The Lost Magician starts with a connection, though they don’t know it yet. Esta is a thief who uses her old magic to manipulate time, slowing it down and even jumping to the past and present. Dolph is the leader of a gang of Mageus who use their powers to protect those who cannot. And Harte is trying to blend in as a Sundren magician, hiding his Mageus powers in plain sight in a time when having old magic marked you as a target for the Order of Ortus Aurea in their climb to power. Their stories are connected by the Ars Arcana–a book that was thought to be lost. A book that is said to hold the secret to magic itself. A book that they all want.

Lisa Maxwell has created a story full of fascinating characters, a vivid setting, and an interesting plot. At 512 pages, it may seem a little long, but it kept me fascinated the entire time. As the story progressed and the twists began to show themselves, I seemed to read it faster, hurtling toward an end that made me angry–because it was over and I wanted to read more! While I initially thought The Last Magician was a stand-alone novel, it turns out that it’s the first part of a duology. I’m so glad I get to spend more time with the people and places of Maxwell’s Mageus society, even though I’m not happy about having to wait. I will just have to practice my patience.

The bulk of The Last Magician is set in the world of 1900s Manhattan, in the city before it became soaring skyscrapers and cacophonous noise at all hours of the day and night. The Manhattan of The Last Magician is full of the clip-clop of horse drawn carriages through cobblestone streets, the sickly-sweet smell of opium nests, and the thrill of living in a city that looks toward the future. The city has elements of hope and fear as the Sundren and Mageus live together, sometimes unknowingly. For the Mageus, having the old magic means that you have an affinity: power that allows you to manipulate time, know someone’s thoughts, or kill someone without touching. Naturally, the Sundren fear this, because people often fear what they don’t understand. The old magic is palpable in the air, with a warmth and a hum that is so different than Esta’s Manhattan.

In present-day Manhattan, the old magic–the magic that Esta and the rest of the Professor’s Mageus crew have–is nearly dead. The one thing that connects the two times, other than the magic flowing through their veins, is the Brink. The Brink, to those without magic, is nothing. To those with magic, it is terrifying. If they get too close to the Brink, it seems to pull at the magic in them, desiring to take it from them. To get close is to feel like you are losing part of yourself. To pass through means the loss of your mind and certain death. The Mageus have been trapped on the island ever since the Brink was created by the Order. And in 1902, more and more Mageus flock to Manhattan and the promise that they will not be persecuted there like they have been in their old countries, only to find that they are trapped there by the Brink.

A view of the Brooklyn Bridge, where the Brink is located.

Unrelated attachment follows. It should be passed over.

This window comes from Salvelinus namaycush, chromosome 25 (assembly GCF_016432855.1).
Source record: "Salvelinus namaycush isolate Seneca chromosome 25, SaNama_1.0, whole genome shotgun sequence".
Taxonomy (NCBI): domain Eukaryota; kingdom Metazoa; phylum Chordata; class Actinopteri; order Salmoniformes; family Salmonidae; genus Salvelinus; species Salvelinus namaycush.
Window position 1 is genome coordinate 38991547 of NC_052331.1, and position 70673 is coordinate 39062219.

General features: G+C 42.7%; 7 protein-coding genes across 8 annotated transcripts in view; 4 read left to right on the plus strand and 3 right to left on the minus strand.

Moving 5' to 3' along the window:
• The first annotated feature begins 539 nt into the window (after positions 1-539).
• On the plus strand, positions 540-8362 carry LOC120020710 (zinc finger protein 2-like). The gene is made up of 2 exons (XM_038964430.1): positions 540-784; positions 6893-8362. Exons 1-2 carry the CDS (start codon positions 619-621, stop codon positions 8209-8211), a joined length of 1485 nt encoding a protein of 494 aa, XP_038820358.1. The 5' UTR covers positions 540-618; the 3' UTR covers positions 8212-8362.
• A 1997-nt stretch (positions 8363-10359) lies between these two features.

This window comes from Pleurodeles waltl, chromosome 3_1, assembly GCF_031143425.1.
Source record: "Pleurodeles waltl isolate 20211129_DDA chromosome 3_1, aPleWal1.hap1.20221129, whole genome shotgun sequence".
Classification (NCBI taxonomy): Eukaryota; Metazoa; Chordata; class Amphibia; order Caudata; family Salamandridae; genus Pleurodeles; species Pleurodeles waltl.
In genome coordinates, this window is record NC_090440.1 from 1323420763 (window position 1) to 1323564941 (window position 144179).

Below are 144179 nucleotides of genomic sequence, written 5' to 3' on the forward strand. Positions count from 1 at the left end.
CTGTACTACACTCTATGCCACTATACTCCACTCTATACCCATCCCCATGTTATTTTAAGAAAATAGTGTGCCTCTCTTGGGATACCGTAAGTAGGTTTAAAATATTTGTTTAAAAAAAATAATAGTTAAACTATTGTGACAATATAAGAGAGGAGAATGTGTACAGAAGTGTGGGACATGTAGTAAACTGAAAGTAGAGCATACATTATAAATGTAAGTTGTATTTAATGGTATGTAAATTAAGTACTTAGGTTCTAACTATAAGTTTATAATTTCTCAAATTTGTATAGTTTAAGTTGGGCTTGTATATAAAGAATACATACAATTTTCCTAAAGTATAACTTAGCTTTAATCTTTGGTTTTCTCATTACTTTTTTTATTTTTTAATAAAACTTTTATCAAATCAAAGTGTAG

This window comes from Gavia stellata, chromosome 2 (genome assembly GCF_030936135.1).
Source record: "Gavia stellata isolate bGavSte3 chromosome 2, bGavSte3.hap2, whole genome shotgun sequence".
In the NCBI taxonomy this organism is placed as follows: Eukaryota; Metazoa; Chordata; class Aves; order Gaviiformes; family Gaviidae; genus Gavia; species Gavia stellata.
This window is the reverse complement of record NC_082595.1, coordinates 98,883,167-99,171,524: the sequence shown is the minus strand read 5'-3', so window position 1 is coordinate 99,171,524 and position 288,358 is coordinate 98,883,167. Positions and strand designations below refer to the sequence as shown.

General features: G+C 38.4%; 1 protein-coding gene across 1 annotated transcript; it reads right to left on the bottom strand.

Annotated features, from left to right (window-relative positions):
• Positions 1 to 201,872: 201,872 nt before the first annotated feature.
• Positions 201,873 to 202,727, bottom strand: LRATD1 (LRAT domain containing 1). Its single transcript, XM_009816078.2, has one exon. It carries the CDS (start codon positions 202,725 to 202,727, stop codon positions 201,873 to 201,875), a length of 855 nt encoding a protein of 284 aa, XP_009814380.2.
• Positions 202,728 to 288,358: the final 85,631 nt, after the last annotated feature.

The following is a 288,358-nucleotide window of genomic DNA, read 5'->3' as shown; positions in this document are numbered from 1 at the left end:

Maybe it was because the Order of Ortus Aurea and all they’d done so long ago seemed more like myth than reality. The stories had been so monstrous, but in actuality, the Order itself had always been little more than a shadow haunting the periphery of Esta’s vision, the boogyman in her unopened closet.* 

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[Emma in the Night] Wendy Walker

There are so many pieces to our story, pieces that, if taken away, might have changed the whole course of it. […] And…it took all of us, our flaws and our desires. My hunger for power, which I will get to next. It was all in it, in our story, like the ingredients to a complicated recipe.*

Daughters of Mothers with Narcissism: Can the Cycle Be Broken?*

That is the name of the fictional paper that Emma in the Night keeps going back to explore: Can daughters escape a narcissistic cycle when it’s the only thing they’ve known their whole life? Three years ago, Cass and Emma Tanner disappeared. When Cass comes back this cold case reopens, and with it comes things that Dr. Abby Winter tried so hard to forget. It was the case that stuck with her and now she has a chance to solve what happened the night that Emma and Cass disappeared. Something didn’t add up to Abby then, and it doesn’t add up now. As Cass weaves a story of betrayal, kidnapping, and lost time, Abby has to untangle the truth from Cass’ words. Her return doesn’t mean it’s over.

I think there are two types of people. Ones who have a scream inside them and ones who don’t. People who have a scream are too angry or too sad or laugh too hard, swear too much, use drugs or never sit still. Sometimes they sing at the top of their lungs with the windows rolled down. I don’t think people are born with it. I think other people put it inside you with the things they do to you, or say to you, or the things you see them do or say to other people. And I don’t think you can get rid of it. If you don’t have a scream, you can’t understand.*

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[Aftercare Instructions] Bonnie Pipkin